After two straight years of inflation online, the rate of price increases on the internet has slowed for two months in a row.
That’s according to the latest data released by Adobe, which reported Thursday that online prices in May were up 2 percent on an annual basis, but down from the 2.9 percent year-over-year increase in April and the record 3.6 percent year-over-year increase in March. Month-over-month, online prices decreased 0.7 percent.
Online prices for apparel in May increased 9 percent year-over-year, but were down 1.5 percent month-over-month, and down from the 12.3 percent year-over-year increase in April, the 16.3 percent year-over-year increase in March, and the 16.7 percent increase in February.
“While the category has now seen 14 months of online inflation, reversing a predictable pattern of heavy discounting periods, there are continued signs that prices are beginning to ease,” Adobe stated in its report.
Electronics prices online in May were down 6.5 percent year-over-year, down 1.4 percent month-over-month. In April, prices on electronics were down 5.2 percent year-over-year.
Toy prices online in May were down 6.5 percent year-over-year, and down 1.3 percent month-over-month, a record low for the category over the last 24 months.
Still, online prices for groceries have not eased. They rose 11.7 percent year-over-year — a record high for the year — and 1.3 percent month-over-month.
May marked the first month where online prices for groceries have risen more than any category, overtaking apparel which previously had the steepest price increases online.
In total, shoppers spent $78.8 billion online in May, up 7.1 percent year-over-year. That’s $1 billion more than April, when consumers spent $77.8 billion online, but below the $83.1 billion spent in March.
In 2022 so far, consumers have spent a total of $377.6 billion online, growing 8.9 percent year-over-year. Consumer spending online for all of 2021 increased 9 percent.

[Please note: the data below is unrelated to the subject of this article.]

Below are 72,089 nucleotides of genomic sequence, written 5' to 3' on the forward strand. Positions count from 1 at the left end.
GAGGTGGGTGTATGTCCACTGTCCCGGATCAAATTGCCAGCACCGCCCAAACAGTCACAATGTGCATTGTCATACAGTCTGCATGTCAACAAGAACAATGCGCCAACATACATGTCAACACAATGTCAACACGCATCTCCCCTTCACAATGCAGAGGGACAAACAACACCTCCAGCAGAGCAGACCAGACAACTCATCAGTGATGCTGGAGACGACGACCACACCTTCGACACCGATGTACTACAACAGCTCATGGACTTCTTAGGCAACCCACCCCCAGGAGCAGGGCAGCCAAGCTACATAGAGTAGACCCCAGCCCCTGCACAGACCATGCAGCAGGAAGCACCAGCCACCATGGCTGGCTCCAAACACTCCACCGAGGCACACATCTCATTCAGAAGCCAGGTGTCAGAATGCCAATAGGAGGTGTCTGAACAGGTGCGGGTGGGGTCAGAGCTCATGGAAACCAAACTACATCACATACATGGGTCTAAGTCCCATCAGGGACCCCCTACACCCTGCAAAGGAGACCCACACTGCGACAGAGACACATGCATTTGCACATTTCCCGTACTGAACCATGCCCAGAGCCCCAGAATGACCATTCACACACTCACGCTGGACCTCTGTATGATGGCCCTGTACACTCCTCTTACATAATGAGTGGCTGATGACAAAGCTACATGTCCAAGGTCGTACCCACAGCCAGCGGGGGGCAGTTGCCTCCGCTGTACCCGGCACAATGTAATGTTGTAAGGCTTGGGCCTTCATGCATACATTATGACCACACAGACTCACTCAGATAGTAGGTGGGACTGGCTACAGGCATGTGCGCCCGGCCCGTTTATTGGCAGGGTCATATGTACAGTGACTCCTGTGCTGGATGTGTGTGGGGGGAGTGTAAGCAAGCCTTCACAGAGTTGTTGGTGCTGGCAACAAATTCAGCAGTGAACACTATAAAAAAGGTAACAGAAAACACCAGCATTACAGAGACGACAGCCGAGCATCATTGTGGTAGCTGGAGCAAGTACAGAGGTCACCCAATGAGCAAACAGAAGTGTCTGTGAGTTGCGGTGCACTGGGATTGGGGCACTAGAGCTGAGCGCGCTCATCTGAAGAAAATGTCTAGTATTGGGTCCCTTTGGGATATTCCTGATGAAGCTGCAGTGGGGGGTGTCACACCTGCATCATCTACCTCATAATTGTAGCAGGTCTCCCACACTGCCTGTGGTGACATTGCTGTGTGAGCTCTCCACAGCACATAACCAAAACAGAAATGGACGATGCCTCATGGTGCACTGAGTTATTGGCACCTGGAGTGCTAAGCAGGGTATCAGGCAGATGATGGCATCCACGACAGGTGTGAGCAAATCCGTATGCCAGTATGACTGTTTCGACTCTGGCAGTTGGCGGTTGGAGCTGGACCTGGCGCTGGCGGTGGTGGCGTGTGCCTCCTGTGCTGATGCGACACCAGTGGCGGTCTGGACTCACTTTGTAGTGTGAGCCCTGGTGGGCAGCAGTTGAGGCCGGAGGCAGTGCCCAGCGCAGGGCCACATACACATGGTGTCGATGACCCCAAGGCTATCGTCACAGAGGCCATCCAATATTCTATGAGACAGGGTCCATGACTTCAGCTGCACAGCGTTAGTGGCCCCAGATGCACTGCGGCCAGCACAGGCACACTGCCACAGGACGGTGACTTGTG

Adobe’s findings indicate that consumers have pulled back on discretionary spending, which would help slow the rate of inflation.
“Despite the modest increase in consumer spending online, an uncertain economic climate and rising costs in core areas like groceries are putting a hamper on overall demand,” said Patrick Brown, vice president of growth marketing and insights, Adobe. “Slower consumer spending on discretionary items has driven slower, single digit e-commerce growth since March, and this pullback mirrors the easing in online inflation.”
“E-commerce data has become an important input for measuring inflation as daily activities, including shopping, become more and more digital,” said Marshall Reinsdorf, former senior economist at International Monetary Fund. “In an uncertain economic environment, Adobe’s Digital Price Index is a timely indicator that often mirrors inflation movements happening offline while highlighting the tendency for inflation to be lower in the digital economy.”
Adobe extracts online inflation data from its Digital Price Index, powered by Adobe Analytics, analyzing 1 trillion visits to retail sites and more than 100 million stock keeping units across 18 product categories.
The DPI is modeled after the Consumer Price Index, published by the U.S. Bureau of Labor Statistics and uses the Fisher Price Index to track online prices. Adobe uses a combination of Adobe Sensei, Adobe’s AI and machine learning framework, and manual effort to segment the products into the categories defined by the CPI. The methodology was first developed alongside renowned economists Austan Goolsbee and Pete Klenow.
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